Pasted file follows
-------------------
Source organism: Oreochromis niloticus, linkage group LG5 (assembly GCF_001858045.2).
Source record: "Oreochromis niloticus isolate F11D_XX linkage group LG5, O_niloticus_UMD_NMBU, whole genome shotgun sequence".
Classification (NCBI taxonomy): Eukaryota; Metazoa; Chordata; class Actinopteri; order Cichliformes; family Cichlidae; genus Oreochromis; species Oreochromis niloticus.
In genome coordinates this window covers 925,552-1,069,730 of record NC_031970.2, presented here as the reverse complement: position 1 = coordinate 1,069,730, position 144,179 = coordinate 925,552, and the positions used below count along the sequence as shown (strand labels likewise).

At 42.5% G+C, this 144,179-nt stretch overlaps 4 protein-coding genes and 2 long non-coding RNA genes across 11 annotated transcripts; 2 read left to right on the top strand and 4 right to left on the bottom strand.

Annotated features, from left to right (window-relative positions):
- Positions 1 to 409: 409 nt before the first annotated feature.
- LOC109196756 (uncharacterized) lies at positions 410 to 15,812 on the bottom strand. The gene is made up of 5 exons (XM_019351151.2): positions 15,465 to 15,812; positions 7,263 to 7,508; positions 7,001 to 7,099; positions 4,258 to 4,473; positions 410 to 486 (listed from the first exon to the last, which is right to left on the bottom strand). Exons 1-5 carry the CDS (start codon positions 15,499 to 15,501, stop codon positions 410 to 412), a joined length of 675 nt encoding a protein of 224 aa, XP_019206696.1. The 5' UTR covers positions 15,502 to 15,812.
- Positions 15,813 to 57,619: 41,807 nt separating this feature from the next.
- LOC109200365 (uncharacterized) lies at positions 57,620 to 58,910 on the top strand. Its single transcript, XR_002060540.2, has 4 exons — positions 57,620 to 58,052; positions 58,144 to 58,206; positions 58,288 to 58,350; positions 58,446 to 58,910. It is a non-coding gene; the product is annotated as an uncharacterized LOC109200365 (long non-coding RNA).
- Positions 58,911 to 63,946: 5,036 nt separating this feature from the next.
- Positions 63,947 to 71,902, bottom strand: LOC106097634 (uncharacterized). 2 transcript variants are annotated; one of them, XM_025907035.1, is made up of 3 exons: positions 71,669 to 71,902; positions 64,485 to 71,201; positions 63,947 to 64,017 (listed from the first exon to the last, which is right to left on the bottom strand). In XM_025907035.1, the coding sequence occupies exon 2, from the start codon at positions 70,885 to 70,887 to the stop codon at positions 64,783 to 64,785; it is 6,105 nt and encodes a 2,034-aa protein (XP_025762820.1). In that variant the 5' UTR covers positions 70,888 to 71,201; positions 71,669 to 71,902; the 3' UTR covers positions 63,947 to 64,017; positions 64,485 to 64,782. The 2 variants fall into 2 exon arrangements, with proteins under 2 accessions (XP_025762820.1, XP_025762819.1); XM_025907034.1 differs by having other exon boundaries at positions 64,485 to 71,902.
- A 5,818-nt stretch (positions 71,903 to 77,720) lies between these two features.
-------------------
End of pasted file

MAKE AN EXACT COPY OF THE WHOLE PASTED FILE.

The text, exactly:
Source organism: Oreochromis niloticus, linkage group LG5 (assembly GCF_001858045.2).
Source record: "Oreochromis niloticus isolate F11D_XX linkage group LG5, O_niloticus_UMD_NMBU, whole genome shotgun sequence".
Classification (NCBI taxonomy): Eukaryota; Metazoa; Chordata; class Actinopteri; order Cichliformes; family Cichlidae; genus Oreochromis; species Oreochromis niloticus.
In genome coordinates this window covers 925,552-1,069,730 of record NC_031970.2, presented here as the reverse complement: position 1 = coordinate 1,069,730, position 144,179 = coordinate 925,552, and the positions used below count along the sequence as shown (strand labels likewise).

At 42.5% G+C, this 144,179-nt stretch overlaps 4 protein-coding genes and 2 long non-coding RNA genes across 11 annotated transcripts; 2 read left to right on the top strand and 4 right to left on the bottom strand.

Annotated features, from left to right (window-relative positions):
- Positions 1 to 409: 409 nt before the first annotated feature.
- LOC109196756 (uncharacterized) lies at positions 410 to 15,812 on the bottom strand. The gene is made up of 5 exons (XM_019351151.2): positions 15,465 to 15,812; positions 7,263 to 7,508; positions 7,001 to 7,099; positions 4,258 to 4,473; positions 410 to 486 (listed from the first exon to the last, which is right to left on the bottom strand). Exons 1-5 carry the CDS (start codon positions 15,499 to 15,501, stop codon positions 410 to 412), a joined length of 675 nt encoding a protein of 224 aa, XP_019206696.1. The 5' UTR covers positions 15,502 to 15,812.
- Positions 15,813 to 57,619: 41,807 nt separating this feature from the next.
- LOC109200365 (uncharacterized) lies at positions 57,620 to 58,910 on the top strand. Its single transcript, XR_002060540.2, has 4 exons — positions 57,620 to 58,052; positions 58,144 to 58,206; positions 58,288 to 58,350; positions 58,446 to 58,910. It is a non-coding gene; the product is annotated as an uncharacterized LOC109200365 (long non-coding RNA).
- Positions 58,911 to 63,946: 5,036 nt separating this feature from the next.
- Positions 63,947 to 71,902, bottom strand: LOC106097634 (uncharacterized). 2 transcript variants are annotated; one of them, XM_025907035.1, is made up of 3 exons: positions 71,669 to 71,902; positions 64,485 to 71,201; positions 63,947 to 64,017 (listed from the first exon to the last, which is right to left on the bottom strand). In XM_025907035.1, the coding sequence occupies exon 2, from the start codon at positions 70,885 to 70,887 to the stop codon at positions 64,783 to 64,785; it is 6,105 nt and encodes a 2,034-aa protein (XP_025762820.1). In that variant the 5' UTR covers positions 70,888 to 71,201; positions 71,669 to 71,902; the 3' UTR covers positions 63,947 to 64,017; positions 64,485 to 64,782. The 2 variants fall into 2 exon arrangements, with proteins under 2 accessions (XP_025762820.1, XP_025762819.1); XM_025907034.1 differs by having other exon boundaries at positions 64,485 to 71,902.
- A 5,818-nt stretch (positions 71,903 to 77,720) lies between these two features.